Automatic reconstruction of metabolic pathways from identified biosynthetic gene clusters
Peer reviewed, Journal article
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Original versionBMC Bioinformatics. 2021, 22, . 10.1186/s12859-021-03985-0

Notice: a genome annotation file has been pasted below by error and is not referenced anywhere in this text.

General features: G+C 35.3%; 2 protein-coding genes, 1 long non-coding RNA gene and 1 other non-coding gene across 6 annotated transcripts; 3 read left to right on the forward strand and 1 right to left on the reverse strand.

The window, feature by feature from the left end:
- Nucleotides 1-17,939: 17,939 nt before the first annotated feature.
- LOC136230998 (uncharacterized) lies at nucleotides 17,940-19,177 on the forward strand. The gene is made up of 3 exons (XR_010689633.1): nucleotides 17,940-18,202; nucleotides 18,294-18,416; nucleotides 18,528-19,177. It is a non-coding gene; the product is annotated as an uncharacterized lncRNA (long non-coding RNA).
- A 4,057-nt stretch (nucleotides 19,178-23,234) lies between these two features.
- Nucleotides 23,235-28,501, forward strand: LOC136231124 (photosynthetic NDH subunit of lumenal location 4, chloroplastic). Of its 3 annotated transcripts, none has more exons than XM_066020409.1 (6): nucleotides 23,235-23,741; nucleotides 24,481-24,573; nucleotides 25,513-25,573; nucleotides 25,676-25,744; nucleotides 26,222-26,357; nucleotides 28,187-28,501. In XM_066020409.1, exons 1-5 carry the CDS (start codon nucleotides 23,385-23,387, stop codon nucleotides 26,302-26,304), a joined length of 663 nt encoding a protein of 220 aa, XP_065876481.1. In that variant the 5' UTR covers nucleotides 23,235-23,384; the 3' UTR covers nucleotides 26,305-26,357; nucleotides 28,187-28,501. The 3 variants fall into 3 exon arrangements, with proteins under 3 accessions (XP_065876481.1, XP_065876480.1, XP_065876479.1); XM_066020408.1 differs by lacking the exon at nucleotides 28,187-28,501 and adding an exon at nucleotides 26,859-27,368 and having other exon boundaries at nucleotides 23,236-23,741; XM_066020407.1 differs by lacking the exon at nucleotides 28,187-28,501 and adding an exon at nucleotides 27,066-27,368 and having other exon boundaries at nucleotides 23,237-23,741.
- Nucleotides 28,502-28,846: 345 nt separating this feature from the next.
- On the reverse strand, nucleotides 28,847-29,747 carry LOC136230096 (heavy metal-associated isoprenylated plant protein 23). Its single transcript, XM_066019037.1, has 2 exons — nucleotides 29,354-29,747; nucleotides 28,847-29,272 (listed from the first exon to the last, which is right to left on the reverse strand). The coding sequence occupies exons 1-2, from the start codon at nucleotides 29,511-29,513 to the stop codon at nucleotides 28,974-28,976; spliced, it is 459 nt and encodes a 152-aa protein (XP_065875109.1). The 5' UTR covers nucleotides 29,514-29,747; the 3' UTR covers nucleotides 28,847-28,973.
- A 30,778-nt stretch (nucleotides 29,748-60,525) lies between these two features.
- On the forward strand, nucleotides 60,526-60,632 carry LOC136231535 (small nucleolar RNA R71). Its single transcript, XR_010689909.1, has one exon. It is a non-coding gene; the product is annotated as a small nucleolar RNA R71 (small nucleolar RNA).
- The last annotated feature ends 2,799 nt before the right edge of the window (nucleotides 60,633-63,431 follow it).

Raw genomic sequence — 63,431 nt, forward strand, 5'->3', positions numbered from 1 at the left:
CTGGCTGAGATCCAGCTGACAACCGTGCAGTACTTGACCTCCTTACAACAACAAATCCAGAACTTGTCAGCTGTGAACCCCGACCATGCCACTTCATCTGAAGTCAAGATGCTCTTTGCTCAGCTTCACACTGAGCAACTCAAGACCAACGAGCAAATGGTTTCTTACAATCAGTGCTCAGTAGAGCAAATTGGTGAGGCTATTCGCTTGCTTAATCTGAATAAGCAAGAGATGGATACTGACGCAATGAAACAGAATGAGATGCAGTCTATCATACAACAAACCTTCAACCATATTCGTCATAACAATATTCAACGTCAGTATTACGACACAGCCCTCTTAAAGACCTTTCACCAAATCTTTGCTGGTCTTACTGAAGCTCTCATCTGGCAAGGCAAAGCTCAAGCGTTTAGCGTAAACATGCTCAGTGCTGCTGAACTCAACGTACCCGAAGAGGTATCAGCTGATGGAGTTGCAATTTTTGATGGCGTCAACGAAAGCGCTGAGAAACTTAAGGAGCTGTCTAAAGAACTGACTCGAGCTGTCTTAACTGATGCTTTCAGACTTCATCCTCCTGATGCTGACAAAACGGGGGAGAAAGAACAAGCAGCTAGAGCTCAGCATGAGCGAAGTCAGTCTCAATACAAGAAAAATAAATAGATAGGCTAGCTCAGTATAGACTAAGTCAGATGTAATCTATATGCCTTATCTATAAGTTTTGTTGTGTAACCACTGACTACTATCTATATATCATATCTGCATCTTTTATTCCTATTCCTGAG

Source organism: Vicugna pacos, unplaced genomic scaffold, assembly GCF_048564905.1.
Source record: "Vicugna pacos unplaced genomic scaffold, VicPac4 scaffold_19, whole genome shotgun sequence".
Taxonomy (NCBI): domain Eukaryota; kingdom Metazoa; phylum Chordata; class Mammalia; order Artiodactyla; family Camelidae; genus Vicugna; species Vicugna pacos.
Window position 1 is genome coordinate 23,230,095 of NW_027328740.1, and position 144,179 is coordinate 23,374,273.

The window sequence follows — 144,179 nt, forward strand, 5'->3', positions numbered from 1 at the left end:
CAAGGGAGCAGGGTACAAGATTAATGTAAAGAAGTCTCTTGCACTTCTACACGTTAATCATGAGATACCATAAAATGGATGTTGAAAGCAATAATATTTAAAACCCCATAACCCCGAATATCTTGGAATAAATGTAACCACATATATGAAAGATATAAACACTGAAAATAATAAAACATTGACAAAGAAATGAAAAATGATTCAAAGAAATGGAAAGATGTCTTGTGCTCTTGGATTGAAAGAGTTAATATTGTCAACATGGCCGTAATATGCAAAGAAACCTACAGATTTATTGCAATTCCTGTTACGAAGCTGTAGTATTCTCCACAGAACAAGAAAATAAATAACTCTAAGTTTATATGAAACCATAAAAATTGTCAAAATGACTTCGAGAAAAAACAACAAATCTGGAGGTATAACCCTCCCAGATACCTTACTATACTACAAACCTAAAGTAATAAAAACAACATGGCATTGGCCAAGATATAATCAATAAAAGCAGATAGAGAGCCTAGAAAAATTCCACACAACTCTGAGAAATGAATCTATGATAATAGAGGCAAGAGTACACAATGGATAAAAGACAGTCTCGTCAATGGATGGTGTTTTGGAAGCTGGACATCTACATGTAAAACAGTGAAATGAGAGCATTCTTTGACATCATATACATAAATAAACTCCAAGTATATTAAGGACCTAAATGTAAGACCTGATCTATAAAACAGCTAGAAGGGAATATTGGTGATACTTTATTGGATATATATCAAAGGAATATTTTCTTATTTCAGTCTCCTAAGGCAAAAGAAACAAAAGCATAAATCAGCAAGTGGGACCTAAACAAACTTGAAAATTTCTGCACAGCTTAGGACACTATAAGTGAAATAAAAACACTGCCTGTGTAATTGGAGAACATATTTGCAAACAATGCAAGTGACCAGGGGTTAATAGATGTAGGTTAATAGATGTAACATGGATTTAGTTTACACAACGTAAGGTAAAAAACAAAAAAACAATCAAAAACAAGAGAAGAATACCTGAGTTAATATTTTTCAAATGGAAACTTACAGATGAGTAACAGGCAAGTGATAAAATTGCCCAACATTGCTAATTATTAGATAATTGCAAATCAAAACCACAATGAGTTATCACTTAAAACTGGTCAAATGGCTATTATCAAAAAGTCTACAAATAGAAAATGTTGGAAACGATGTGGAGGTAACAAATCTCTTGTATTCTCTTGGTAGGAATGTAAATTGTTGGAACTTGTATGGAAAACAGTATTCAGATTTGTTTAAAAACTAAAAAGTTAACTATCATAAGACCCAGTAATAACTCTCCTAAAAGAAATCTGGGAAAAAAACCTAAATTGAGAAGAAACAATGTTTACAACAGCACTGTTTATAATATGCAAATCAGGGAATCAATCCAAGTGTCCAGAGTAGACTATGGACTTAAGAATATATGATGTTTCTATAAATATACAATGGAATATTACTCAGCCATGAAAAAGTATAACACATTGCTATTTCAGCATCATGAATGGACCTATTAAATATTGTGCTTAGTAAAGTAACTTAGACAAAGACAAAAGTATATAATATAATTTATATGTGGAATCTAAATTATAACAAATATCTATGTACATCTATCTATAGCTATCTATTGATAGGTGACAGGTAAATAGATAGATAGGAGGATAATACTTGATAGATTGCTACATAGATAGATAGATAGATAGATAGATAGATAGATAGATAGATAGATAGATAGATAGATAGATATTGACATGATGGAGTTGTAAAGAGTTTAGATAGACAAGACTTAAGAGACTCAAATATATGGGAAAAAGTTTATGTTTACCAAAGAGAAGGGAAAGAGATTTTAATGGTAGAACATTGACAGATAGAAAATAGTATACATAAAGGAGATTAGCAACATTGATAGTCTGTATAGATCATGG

Background A wide range of bioactive compounds is produced by enzymes and enzymatic complexes encoded in biosynthetic gene clusters (BGCs). These BGCs can be identified and functionally annotated based on their DNA sequence. Candidates for further research and development may be prioritized based on properties such as their functional annotation, (dis)similarity to known BGCs, and bioactivity assays. Production of the target compound in the native strain is often not achievable, rendering heterologous expression in an optimized host strain as a promising alternative. Genome-scale metabolic models are frequently used to guide strain development, but large-scale incorporation and testing of heterologous production of complex natural products in this framework is hampered by the amount of manual work required to translate annotated BGCs to metabolic pathways. To this end, we have developed a pipeline for an automated reconstruction of BGC associated metabolic pathways responsible for the synthesis of non-ribosomal peptides and polyketides, two of the dominant classes of bioactive compounds. Results The developed pipeline correctly predicts 72.8% of the metabolic reactions in a detailed evaluation of 8 different BGCs comprising 228 functional domains. By introducing the reconstructed pathways into a genome-scale metabolic model we demonstrate that this level of accuracy is sufficient to make reliable in silico predictions with respect to production rate and gene knockout targets. Furthermore, we apply the pipeline to a large BGC database and reconstruct 943 metabolic pathways. We identify 17 enzymatic reactions using high-throughput assessment of potential knockout targets for increasing the production of any of the associated compounds. However, the targets only provide a relative increase of up to 6% compared to wild-type production rates. Conclusion With this pipeline we pave the way for an extended use of genome-scale metabolic models in strain design of heterologous expression hosts. In this context, we identified generic knockout targets for the increased production of heterologous compounds. However, as the predicted increase is minor for any of the single-reaction knockout targets, these results indicate that more sophisticated strain-engineering strategies are necessary for the development of efficient BGC expression hosts.